Better off to pay them nothing and fight them down to a nubbin.
You gain very little by paying them, financially speaking.
If you think it might make you feel better about the whole thing, that's your personal problem.
If they won't delete or make the accounts positive... ask them to unrate them.
That way the account will at least be neutral.
I agree with you: don't pay unless you get your way! I'm not at all legally savvy, so correct me if I'm wrong. I may have this confused with other legal mumbo-jumbo. You mentioned that paying would "renew" the date of activity...I know that used to be true, but wasn't there a law that was passed which states that the 7-yr. clock is from the date of the account's first delinquency and that it cannot be reaged, etc. even if a payment is made? Please, someone, anyone help me clarify this. It was something to do with accounts starting in 1997 or something. It's late guys...I can't make the wheels in my head turn anymore!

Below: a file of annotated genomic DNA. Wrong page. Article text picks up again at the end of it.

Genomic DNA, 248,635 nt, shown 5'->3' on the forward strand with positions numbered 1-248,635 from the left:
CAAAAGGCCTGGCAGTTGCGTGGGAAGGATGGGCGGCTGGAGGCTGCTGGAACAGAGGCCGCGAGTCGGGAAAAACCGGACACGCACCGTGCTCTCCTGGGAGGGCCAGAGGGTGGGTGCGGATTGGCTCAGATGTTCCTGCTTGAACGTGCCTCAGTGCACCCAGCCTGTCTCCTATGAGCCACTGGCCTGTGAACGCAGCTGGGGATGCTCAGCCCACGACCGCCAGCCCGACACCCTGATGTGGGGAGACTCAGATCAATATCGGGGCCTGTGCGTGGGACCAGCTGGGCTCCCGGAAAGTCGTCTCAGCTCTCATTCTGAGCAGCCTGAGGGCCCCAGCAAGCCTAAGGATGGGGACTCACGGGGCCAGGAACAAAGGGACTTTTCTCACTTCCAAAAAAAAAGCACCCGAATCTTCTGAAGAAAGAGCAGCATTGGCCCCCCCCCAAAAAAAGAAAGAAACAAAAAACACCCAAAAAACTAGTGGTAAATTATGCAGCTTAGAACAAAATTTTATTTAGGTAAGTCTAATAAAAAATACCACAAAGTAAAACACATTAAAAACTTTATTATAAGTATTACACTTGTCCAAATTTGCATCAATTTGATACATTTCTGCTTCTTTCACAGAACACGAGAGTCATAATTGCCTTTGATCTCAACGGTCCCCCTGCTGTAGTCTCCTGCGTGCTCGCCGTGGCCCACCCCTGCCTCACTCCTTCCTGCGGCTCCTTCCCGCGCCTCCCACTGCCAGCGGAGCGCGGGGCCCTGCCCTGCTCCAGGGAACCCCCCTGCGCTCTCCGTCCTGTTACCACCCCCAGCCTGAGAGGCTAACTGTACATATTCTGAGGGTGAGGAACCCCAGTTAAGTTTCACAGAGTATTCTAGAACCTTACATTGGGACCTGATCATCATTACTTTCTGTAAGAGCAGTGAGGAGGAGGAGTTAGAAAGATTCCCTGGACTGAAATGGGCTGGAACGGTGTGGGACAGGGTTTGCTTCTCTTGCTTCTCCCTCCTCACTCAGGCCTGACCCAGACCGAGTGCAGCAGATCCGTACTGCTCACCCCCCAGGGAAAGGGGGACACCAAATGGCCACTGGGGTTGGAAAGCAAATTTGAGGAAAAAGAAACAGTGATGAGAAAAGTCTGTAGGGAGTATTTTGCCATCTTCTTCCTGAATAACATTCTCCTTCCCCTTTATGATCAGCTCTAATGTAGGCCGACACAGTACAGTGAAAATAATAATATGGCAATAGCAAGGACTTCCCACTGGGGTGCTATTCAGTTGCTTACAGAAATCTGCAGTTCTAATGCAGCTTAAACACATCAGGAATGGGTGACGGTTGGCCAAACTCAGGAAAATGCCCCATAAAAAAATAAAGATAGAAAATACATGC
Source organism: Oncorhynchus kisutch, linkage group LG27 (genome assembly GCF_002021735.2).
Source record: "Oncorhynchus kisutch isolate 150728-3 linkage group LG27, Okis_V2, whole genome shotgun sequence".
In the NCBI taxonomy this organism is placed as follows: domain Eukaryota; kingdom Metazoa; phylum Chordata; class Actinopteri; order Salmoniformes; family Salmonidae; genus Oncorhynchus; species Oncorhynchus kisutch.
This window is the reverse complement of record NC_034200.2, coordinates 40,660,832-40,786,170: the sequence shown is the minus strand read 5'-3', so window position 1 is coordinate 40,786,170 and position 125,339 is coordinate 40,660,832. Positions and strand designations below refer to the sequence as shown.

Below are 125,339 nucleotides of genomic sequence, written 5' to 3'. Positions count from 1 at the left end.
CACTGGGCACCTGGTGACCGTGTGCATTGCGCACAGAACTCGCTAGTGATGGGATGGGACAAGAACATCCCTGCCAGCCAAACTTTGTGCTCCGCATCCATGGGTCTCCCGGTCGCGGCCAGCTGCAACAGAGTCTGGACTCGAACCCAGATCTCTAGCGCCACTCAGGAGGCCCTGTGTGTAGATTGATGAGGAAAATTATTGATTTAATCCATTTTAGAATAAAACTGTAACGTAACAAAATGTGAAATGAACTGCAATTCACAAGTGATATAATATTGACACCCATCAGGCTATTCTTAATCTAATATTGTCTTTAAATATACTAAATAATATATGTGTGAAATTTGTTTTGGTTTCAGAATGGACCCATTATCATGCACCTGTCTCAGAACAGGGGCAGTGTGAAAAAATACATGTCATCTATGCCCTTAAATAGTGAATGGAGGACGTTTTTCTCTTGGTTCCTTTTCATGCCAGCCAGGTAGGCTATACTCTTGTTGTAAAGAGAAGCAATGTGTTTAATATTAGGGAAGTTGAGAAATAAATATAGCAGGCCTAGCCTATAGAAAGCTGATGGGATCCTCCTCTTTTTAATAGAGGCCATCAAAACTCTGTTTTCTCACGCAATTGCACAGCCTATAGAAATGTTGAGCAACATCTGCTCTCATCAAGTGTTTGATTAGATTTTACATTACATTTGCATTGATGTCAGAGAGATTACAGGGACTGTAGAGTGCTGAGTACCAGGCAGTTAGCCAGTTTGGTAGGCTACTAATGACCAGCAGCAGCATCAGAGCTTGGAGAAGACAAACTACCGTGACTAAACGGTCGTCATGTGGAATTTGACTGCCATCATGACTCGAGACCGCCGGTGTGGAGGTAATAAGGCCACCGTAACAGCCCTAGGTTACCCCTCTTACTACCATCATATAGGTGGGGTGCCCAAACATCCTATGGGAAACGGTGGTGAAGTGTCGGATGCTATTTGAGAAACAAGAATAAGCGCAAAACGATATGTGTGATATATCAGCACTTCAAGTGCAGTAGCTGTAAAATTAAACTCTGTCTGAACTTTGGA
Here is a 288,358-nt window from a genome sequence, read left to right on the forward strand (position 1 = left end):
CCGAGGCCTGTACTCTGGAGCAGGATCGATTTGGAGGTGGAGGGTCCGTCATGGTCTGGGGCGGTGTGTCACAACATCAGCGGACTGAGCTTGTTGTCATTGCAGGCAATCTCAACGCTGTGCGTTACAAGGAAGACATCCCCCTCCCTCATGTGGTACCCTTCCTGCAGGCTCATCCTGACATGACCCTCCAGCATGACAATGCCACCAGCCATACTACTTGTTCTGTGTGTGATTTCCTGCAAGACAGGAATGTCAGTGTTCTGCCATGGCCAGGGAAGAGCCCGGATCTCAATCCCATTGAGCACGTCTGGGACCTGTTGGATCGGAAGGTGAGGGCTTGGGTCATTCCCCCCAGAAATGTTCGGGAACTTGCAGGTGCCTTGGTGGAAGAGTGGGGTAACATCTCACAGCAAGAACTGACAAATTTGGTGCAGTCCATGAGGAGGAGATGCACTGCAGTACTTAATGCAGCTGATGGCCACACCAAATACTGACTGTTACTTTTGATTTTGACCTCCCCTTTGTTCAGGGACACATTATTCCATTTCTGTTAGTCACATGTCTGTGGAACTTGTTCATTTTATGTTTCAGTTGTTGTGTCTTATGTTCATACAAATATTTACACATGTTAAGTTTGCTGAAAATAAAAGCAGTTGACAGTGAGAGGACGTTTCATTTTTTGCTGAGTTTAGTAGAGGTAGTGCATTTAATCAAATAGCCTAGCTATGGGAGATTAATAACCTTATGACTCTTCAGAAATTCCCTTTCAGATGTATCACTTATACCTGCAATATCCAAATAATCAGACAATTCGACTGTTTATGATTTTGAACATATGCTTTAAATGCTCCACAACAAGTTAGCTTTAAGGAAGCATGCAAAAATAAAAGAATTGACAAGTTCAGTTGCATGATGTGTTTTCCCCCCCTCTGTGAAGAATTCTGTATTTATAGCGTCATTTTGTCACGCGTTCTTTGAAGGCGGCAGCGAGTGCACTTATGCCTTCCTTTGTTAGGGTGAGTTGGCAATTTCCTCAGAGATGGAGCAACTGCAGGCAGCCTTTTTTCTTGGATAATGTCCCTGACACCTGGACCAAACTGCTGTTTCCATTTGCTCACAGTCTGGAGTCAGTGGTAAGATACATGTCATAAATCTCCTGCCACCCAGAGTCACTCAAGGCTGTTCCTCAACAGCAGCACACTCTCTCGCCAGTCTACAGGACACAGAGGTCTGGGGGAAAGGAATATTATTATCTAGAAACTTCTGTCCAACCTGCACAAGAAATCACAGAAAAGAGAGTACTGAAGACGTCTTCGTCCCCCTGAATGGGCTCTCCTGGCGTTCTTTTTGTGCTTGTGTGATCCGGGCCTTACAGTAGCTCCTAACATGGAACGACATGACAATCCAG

Thanks Bill and Marie. Believe me, I have no intention of paying a dime unless I get a written agreement removing all negative statements from my account. Like Penguin, I am curious about that reaging being restarted.
Oh, wait...I think I just had a surge of brain power! O.k., let me try to explain this correctly (Bill or anyone help me on this). I think what Bill meant was that if you pay on the account, it restarts the time on the statute of limitation (the time the creditor/collector has to file a suit against you). This SOL is dependent on your state of residence. The law I was speaking of previously applies to the 7-yr. reporting rule, which says that a delinquent account cannot be reported more than seven years from the initial date of delinquency. Two separate issues, but I get them confused all the time!